kidnapping habib illegal: gonzales

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    Kidnapping Habib illegal: Gonzales
    By Marian Wilkinson
    January 8, 2005

    The White House legal counsel, Alberto Gonzales, told the US Senate that the kidnapping of Sydney man, Mamdouh Habib, from Pakistan to Egypt where he was allegedly tortured would be illegal if US officials were involved.

    Mr Habib's case, which was prominently reported in The Washington Post, was raised during Senate hearings to debate Mr Gonzales's nomination by President George Bush to become the next Attorney-General. Asked by Senator Dick Durbin if it would be illegal for the US to take a prisoner and turn him over to a country that would torture him, Mr Gonzales said: "Under my understanding of the law, we have an obligation not to render someone to a country that we believe is going to torture them."

    Mr Habib, who is a prisoner in Guantanamo Bay, claims that both US officials and an Australian were present at an airport in Pakistan when he was assaulted, photographed and bundled onto a plane to Egypt where he suffered severe torture for six months.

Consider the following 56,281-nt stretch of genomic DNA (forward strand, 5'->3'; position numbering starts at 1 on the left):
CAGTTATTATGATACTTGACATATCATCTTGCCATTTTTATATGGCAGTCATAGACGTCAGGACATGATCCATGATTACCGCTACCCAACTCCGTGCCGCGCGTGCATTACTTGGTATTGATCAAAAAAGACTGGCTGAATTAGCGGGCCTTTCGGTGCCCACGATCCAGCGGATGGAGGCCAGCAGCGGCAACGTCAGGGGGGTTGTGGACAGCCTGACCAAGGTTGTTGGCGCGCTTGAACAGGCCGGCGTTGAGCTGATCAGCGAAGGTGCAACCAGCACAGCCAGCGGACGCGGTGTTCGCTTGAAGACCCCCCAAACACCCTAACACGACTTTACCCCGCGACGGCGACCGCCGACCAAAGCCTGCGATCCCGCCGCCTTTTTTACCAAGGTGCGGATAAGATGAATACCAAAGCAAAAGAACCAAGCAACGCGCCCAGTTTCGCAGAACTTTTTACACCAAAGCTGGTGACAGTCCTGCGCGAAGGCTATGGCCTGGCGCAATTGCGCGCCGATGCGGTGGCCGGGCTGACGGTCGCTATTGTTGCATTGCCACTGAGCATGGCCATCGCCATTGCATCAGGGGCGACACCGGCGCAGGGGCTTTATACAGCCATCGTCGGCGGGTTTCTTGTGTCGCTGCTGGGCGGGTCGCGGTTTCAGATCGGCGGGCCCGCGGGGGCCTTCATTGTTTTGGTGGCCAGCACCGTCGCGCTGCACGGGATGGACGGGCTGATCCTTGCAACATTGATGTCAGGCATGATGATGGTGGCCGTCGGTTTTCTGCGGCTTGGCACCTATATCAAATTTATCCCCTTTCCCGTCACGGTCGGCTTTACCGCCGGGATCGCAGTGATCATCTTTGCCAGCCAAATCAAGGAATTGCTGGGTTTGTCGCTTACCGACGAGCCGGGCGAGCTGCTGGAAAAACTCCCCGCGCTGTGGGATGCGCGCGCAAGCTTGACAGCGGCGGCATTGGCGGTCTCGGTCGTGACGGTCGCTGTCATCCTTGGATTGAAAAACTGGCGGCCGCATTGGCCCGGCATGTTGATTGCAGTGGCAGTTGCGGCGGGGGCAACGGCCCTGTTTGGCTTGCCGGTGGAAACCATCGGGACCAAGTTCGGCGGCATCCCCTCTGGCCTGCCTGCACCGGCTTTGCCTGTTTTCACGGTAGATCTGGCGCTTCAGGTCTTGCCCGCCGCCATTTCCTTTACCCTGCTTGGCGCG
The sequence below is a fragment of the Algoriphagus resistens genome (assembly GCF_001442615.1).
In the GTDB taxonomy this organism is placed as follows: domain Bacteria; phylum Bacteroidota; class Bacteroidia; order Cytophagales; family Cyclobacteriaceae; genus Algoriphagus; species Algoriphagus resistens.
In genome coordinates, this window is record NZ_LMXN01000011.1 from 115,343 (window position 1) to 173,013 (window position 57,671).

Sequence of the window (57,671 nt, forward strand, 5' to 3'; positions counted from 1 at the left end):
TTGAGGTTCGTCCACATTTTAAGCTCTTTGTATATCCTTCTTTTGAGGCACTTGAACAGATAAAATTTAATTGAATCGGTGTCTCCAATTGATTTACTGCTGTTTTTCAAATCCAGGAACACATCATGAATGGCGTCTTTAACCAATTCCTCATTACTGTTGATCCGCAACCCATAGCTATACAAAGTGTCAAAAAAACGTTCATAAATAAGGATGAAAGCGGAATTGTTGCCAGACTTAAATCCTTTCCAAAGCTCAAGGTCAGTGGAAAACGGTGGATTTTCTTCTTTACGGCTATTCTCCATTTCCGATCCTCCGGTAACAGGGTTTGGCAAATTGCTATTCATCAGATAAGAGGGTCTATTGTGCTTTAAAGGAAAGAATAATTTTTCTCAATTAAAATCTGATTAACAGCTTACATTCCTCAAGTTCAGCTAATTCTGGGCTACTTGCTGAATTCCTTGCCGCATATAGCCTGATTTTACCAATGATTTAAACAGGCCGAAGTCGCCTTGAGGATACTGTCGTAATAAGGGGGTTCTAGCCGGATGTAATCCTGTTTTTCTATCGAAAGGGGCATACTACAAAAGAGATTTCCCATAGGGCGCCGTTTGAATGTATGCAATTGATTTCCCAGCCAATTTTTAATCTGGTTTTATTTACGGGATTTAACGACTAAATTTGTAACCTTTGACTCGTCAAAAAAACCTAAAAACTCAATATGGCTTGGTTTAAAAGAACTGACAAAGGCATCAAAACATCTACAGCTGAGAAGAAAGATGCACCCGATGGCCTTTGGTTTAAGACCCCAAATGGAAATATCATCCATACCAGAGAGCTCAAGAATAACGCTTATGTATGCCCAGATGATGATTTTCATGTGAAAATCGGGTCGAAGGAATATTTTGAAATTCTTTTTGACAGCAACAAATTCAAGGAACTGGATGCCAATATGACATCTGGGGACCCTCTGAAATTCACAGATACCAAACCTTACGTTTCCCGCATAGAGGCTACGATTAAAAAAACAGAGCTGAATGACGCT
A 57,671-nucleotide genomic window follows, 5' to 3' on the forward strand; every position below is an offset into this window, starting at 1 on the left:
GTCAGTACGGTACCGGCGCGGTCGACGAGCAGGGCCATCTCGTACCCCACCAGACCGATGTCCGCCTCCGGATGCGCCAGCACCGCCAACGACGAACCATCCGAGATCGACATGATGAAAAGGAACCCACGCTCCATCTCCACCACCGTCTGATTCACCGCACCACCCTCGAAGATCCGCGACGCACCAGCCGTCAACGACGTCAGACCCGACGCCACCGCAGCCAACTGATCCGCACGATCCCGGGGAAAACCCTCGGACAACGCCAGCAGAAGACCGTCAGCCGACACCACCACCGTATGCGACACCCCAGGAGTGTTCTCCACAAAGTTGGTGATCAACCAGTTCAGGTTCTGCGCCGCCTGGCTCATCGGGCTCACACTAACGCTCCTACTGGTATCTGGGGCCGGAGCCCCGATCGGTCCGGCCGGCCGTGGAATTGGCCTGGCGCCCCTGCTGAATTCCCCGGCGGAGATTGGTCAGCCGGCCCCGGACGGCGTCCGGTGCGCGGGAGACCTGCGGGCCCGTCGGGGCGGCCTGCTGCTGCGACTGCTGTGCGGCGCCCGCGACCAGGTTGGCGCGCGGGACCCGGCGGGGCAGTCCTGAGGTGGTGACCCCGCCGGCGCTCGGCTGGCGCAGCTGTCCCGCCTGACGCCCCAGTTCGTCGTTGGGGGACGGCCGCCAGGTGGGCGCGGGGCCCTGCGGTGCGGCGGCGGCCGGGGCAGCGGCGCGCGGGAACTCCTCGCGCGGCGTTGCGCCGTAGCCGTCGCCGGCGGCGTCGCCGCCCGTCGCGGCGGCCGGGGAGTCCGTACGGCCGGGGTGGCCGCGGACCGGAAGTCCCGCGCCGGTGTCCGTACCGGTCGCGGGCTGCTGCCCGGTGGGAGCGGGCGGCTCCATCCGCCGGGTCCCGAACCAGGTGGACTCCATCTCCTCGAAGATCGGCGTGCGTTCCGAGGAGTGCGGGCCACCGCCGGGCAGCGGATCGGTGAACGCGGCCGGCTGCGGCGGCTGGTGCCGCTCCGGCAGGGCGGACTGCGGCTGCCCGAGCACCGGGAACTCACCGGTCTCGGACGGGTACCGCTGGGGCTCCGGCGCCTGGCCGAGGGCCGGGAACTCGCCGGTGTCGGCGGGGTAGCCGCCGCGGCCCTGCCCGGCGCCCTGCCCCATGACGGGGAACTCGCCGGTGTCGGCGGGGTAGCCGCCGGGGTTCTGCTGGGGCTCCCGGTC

A US court released documents on Wednesday based on interviews between Mr Habib and his US lawyer, Joe Margulies, that allege he endured horrific tortures in Egypt including electrocution, near drowning and beatings.

    Australia's Attorney-General, Philip Ruddock, on Thursday tried to dismiss Mr Habib's claims that an Australian official was present when Mr Habib was assaulted at the Pakistan airport or that Australian authorities were aware he was being sent to Egypt.

    But Mr Habib's detailed description of the presence of an Australian official while his clothes were being removed and he was being photographed before being placed on an aircraft raises serious legal problems for the Australian Government.
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